Biblical theology and systematic theology present the same truths, but are organized differently. Biblical theology is incremental and chronological and demonstrates what God has revealed as the Bible is studied book by book, noting historical realities of the time when the doctrines were first given and the emphasis of the writer. Systematic theology essentially takes all that God has revealed everywhere and places this knowledge under headings such as the doctrines of Scripture, God, man, Christ, the Holy Spirit, sin, salvation, and so forth. Biblical theology is not more biblical than systematic theology; it primarily refers to the way the truths God has given are presented. Wayne Grudem wrote, "Systematic theology is any study that answers the question, 'What does the whole Bible teach us today?' about any given topic."

The practical training of any pastor must include how to shepherd God's people. Pastors who entered the ministry in the past would have been much more familiar with the master-apprentice model than contemporary Westerners. In this model an experienced pastor mentors a young pastor. Although the young candidate was a committed disciple, had read many books, and passed examinations, they considered that learning the practical skills to shepherd God's flock through on-the-job training was just as important.

A pastor is not to imitate models seen among business leaders, military sergeants, company bosses, social directors, or popular entertainers; he is to shepherd God's flock as God's Word instructs him to do. The core essentials for training hearts, heads, and hands in this module are personal worship, Christian doctrine, and shepherding God's flock God's way.

John Bunyan's classic allegory entitled The Pilgrim's Progress describes the journey of Christian on his way to the Celestial City. Bunyan portrays the path that we all must walk and warns us of dangers we will face along the way. One goal of each of these student modules is to help you grow in sanctification and discipleship as you walk your own journey Home. Not surprisingly, there is an applicable passage for each aspect of the heart formation as you grow. It is my prayer that these short snippets from The Pilgrim's Progress will spark your interest and spur you on to read it in its entirety. In the following passage Christian's traveling companion, Faithful, is defending himself and the Christianity he holds.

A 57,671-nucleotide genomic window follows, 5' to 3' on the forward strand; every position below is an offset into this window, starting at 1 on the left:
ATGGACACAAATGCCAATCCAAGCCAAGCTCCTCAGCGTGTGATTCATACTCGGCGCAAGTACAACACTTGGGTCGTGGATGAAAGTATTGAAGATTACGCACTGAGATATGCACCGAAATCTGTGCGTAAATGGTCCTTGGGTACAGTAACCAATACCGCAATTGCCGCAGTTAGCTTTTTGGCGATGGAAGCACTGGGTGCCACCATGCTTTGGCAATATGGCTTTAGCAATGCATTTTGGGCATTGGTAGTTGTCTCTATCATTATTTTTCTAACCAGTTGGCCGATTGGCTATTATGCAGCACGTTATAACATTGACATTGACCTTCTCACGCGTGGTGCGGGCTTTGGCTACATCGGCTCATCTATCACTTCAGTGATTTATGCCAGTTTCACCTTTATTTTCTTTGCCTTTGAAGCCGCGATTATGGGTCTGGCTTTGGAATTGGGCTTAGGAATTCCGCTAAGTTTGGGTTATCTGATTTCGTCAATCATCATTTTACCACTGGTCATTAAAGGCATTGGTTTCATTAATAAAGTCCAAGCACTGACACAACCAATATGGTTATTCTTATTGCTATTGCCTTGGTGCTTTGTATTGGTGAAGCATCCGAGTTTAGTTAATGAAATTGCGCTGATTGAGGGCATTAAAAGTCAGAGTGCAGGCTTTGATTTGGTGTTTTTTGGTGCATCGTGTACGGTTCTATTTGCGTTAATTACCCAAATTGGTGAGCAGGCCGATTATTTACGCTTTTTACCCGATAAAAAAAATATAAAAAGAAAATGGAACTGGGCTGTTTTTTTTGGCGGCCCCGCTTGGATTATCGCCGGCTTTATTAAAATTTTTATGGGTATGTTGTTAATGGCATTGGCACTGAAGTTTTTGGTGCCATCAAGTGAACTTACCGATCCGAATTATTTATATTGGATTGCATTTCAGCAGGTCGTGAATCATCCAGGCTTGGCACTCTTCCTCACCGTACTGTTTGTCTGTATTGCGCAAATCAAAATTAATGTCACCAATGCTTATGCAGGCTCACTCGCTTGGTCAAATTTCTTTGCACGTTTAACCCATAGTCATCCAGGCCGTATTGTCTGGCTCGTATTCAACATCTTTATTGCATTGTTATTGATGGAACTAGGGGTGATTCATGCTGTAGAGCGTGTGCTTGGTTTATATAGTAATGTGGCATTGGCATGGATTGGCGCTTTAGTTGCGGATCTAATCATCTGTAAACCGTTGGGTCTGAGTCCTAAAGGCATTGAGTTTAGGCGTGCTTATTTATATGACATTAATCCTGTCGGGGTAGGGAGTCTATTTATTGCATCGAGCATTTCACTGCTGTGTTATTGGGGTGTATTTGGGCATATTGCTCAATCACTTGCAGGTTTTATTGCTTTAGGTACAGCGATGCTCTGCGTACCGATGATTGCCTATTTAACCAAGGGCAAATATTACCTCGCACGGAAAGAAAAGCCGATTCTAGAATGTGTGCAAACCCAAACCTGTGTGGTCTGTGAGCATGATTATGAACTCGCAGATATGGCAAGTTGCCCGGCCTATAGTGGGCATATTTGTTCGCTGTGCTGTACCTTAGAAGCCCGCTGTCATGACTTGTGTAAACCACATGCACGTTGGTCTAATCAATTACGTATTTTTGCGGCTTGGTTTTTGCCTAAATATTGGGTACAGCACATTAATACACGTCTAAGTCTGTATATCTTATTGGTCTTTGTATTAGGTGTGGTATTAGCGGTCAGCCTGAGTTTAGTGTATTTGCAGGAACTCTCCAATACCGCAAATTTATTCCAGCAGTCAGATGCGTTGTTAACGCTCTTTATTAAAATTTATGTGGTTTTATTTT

FAITHFUL. May I speak a few words in my own defence?

JUDGE. Sirrah, sirrah, thou deservest to live no longer, but to be slain immediately upon the place; yet, that all men may see our gentleness towards thee, let us hear what thou, vile runagate, hast to say.

FAITHFUL. 1. I say, then, in answer to what Mr. Envy hath spoken, I never said aught but this, that what rule, or laws, or custom, or people, were flat against the word of God, are diametrically opposite to Christianity. If I have said amiss in this, convince me of my error, and I am ready here before you to make my recantation. 2. As to the second, to wit, Mr. Superstition, and his charge against me, I said only this, that in the worship of God there is required a divine faith; but there can be no divine faith without a divine revelation of the will of God. Therefore, whatever is thrust into the worship of God that is not agreeable to divine revelation, cannot be done but by a human faith; which faith will not be profitable to eternal life. 3. As to what Mr. Pickthank hath said, I say, (avoiding terms, as that I am said to rail, and the like,) that the prince of this town, with all the rabblement, his attendants, by this gentleman named, are more fit for a being in hell than in this town and country. And so the Lord have mercy upon me.


Personal Spiritual Discipleship: Worship

Worship is the heartfelt expression of love, adoration, honor, veneration, and reverence toward God. Wayne Grudem defined worship as "the activity of glorifying God in His presence with our voices and hearts." It is giving God all we are — hearts, heads, and hands — every day until He returns or calls us home (Rom. 12:1). Even mute creation declares God's glory: everything He has made proclaims it. The unavoidable contrast of the omnipotent, infinite God with our own weak and temporal selves should lead us to fall before Him in worship. Indeed, a cursory glance at the cultures of the world reveals that while they have a religion of some kind and worship something, their expression will never be biblical worship of the true God without hearing gospel proclamation and teaching. We live in a worshipping world that is lost and hell-bound unless it hears the good news of the gospel. God's self-revelation is what they need to hear.